April 12th, 2012



I shared this on FB a few hours ago, because it was the easiest way to do so, but folks here might be interested: I just came across Rizzoma, which is essentially an open-source successor to Google Wave. Still in fairly early beta and somewhat limited, but good to see -- if they can do a good job, it might reduce my sense of needing to try the CommYou project again. They seem to be focusing in on the collaborative-project use cases: not really where my focus for CommYou was, but probably a savvy analysis of the sweet spot of the Wave-style features.

It currently requires a Google ID to log in (like CommYou, they seem to be working with other peoples' social networks instead of trying to build their own), and currently requires Chrome to use, although both of those are on their roadmap to widen.

I've created a sandbox thread to play in. Y'all are welcome to come noodle around in it, and we can collectively get an idea of what the feature set currently looks like...

Big IP isn't quite as important as it would like to believe

Very good article in Ars Technica today, on the subject of the new government report on Intellectual Property. It makes fine reading if you're interested in the subject.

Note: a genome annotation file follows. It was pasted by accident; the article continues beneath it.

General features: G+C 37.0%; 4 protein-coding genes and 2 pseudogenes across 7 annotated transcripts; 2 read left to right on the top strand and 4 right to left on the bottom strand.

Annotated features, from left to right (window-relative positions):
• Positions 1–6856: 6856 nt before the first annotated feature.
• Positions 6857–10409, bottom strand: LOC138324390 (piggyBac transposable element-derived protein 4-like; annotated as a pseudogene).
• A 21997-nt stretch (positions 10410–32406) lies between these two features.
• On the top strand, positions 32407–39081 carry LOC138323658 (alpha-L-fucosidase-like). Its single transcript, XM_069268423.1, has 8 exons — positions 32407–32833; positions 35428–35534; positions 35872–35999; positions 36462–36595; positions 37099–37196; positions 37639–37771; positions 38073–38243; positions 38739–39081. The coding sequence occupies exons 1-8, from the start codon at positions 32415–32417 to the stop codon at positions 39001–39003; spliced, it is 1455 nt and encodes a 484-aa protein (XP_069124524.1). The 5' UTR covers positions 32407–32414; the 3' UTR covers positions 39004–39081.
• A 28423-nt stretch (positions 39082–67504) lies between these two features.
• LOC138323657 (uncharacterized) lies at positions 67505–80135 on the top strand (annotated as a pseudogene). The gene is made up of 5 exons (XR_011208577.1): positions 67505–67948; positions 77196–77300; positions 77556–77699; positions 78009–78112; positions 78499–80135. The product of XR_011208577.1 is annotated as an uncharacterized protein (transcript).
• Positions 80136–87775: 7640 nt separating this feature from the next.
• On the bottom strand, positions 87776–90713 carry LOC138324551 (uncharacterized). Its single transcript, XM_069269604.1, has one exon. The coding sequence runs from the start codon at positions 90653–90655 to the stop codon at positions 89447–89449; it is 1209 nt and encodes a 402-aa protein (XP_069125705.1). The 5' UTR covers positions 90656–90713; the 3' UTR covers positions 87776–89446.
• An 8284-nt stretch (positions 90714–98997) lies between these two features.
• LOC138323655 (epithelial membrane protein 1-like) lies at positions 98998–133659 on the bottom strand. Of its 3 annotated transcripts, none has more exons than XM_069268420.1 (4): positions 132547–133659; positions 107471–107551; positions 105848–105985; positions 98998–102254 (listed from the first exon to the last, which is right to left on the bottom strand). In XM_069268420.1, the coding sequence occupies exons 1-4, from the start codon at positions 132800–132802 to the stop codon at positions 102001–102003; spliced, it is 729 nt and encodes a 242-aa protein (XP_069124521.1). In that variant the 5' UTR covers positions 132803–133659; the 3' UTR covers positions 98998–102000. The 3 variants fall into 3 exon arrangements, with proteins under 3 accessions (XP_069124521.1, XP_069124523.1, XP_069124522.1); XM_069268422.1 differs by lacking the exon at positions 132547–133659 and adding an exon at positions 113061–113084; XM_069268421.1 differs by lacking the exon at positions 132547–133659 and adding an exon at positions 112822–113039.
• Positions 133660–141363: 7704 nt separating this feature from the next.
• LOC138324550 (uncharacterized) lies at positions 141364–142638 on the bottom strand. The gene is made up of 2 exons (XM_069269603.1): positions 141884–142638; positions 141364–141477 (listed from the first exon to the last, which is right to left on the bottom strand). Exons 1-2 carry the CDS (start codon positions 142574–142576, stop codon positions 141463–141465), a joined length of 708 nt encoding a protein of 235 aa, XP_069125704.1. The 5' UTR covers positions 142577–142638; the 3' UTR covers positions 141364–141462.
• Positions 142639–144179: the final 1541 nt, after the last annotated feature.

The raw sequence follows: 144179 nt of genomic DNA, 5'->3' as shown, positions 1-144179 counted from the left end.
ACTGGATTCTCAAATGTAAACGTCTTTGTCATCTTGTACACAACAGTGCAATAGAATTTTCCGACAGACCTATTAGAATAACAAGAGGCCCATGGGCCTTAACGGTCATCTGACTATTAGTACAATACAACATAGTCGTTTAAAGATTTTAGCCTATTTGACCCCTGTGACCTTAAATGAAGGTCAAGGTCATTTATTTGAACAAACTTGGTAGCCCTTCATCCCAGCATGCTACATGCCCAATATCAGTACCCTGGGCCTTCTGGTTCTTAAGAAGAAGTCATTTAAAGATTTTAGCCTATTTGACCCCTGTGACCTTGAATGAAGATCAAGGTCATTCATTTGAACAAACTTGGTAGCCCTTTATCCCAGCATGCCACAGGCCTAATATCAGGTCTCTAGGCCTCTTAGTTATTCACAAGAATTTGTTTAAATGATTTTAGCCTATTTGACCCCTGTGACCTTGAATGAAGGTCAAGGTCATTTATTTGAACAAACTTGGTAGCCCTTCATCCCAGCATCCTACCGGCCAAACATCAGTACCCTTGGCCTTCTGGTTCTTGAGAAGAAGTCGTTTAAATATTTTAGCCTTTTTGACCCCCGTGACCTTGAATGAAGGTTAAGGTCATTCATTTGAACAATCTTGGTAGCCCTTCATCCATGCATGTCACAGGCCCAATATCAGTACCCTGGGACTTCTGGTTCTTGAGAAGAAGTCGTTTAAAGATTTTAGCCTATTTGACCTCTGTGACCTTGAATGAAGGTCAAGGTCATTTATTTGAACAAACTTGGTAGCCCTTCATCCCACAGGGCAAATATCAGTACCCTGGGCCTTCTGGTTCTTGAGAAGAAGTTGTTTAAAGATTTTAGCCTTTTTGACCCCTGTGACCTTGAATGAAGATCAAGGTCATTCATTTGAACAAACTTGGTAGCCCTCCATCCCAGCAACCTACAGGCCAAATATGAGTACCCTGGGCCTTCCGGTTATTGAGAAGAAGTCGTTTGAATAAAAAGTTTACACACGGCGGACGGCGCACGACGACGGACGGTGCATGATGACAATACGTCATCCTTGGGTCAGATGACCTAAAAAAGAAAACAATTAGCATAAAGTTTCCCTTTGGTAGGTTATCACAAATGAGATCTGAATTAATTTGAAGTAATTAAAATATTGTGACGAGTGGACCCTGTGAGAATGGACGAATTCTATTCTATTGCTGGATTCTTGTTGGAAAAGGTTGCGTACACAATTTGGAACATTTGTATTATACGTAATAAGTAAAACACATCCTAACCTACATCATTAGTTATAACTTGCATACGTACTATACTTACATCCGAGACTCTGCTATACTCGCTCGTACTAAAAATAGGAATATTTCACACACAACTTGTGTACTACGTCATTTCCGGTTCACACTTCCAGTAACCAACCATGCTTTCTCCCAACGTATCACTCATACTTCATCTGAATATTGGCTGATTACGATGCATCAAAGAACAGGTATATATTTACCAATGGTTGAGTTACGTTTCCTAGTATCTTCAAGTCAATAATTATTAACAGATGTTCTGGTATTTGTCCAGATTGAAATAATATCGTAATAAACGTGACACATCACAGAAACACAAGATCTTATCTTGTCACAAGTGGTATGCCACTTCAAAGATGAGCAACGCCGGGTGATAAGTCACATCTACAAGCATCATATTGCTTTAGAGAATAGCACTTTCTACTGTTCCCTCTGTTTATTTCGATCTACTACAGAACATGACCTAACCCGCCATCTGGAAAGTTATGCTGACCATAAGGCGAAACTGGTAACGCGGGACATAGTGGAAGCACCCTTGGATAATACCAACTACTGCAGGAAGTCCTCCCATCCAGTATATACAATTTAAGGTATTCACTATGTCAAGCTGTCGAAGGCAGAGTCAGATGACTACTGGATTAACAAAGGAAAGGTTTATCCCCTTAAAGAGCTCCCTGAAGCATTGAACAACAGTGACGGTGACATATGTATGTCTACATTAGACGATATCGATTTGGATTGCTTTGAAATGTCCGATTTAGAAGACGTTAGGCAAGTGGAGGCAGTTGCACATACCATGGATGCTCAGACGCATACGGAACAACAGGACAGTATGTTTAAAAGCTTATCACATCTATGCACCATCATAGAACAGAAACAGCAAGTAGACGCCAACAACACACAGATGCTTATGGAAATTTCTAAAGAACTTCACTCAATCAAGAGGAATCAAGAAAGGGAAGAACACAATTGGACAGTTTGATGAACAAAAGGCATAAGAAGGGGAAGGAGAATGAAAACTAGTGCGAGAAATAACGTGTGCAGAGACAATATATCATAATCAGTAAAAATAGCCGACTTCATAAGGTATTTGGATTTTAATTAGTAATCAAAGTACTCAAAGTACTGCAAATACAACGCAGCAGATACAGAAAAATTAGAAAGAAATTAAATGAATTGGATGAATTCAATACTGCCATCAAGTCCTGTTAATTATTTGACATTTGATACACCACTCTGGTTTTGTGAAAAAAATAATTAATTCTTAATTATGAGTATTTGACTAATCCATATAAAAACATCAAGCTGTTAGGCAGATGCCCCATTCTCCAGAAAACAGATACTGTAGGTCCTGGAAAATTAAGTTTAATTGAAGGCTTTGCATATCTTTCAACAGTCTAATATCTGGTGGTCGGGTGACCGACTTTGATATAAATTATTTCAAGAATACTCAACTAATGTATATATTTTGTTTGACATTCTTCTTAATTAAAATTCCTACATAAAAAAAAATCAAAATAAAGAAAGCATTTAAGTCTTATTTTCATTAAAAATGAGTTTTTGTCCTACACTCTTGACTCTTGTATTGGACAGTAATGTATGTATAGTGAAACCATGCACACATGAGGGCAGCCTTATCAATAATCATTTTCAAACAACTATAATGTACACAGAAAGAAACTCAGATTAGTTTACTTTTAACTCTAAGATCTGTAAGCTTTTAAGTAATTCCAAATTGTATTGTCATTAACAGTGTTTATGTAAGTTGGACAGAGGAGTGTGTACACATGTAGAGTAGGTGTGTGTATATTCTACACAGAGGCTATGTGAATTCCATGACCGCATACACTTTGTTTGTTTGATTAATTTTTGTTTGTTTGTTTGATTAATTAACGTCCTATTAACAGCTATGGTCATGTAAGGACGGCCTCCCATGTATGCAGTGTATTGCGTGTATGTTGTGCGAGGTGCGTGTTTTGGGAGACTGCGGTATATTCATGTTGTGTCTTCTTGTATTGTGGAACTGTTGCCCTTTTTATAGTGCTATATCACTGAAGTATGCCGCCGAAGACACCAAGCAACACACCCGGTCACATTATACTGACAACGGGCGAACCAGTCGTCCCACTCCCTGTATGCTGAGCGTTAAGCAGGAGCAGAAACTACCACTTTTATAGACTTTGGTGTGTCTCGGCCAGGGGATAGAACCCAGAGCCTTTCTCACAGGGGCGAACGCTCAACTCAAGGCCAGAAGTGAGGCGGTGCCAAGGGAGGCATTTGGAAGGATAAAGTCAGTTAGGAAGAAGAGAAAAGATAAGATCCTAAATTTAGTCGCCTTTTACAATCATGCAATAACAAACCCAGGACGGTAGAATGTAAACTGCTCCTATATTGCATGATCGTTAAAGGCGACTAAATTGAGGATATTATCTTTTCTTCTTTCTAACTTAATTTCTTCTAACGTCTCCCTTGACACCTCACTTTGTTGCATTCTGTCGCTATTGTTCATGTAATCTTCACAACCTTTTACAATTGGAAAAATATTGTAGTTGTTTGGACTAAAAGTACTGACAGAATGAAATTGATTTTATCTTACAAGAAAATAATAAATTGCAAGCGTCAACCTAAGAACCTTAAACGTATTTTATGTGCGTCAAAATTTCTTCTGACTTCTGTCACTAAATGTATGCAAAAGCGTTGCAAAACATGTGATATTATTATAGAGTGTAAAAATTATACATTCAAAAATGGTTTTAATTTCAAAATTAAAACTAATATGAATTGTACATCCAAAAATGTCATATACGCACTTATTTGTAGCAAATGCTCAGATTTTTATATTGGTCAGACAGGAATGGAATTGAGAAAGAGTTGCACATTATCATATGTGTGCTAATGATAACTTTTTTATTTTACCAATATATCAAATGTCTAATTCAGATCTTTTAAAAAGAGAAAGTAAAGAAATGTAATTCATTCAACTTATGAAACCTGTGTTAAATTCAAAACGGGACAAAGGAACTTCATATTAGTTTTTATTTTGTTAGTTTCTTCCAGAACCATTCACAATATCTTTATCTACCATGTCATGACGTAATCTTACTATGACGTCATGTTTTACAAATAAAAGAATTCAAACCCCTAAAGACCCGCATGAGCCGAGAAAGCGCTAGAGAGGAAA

The short of it is that the government produced a report that the Big Content groups like the MPAA are trumpeting as proof that the economy hinges on strong intellectual-property protections. But the Ars article deconstructs the details, and demonstrates that it says nothing of the sort -- indeed, that it shows that the Big Content industries aren't anywhere near as economically critical as they'd like to believe.

Some of the exaggerations turn out to be almost comical. For example, in its attempts to define as much of the economy as possible as "IP-intensive", it winds up including the industries that depend on *trademark*, but don't give a damn about patents or copyright. So the grocery industry winds up getting defined as "IP-intensive".

Anyway, the article winds up questioning the value of the report, once it has torn to shreds a lot of the trumpted assertions. It makes a fine antidote to the MPAA's paranoia machine...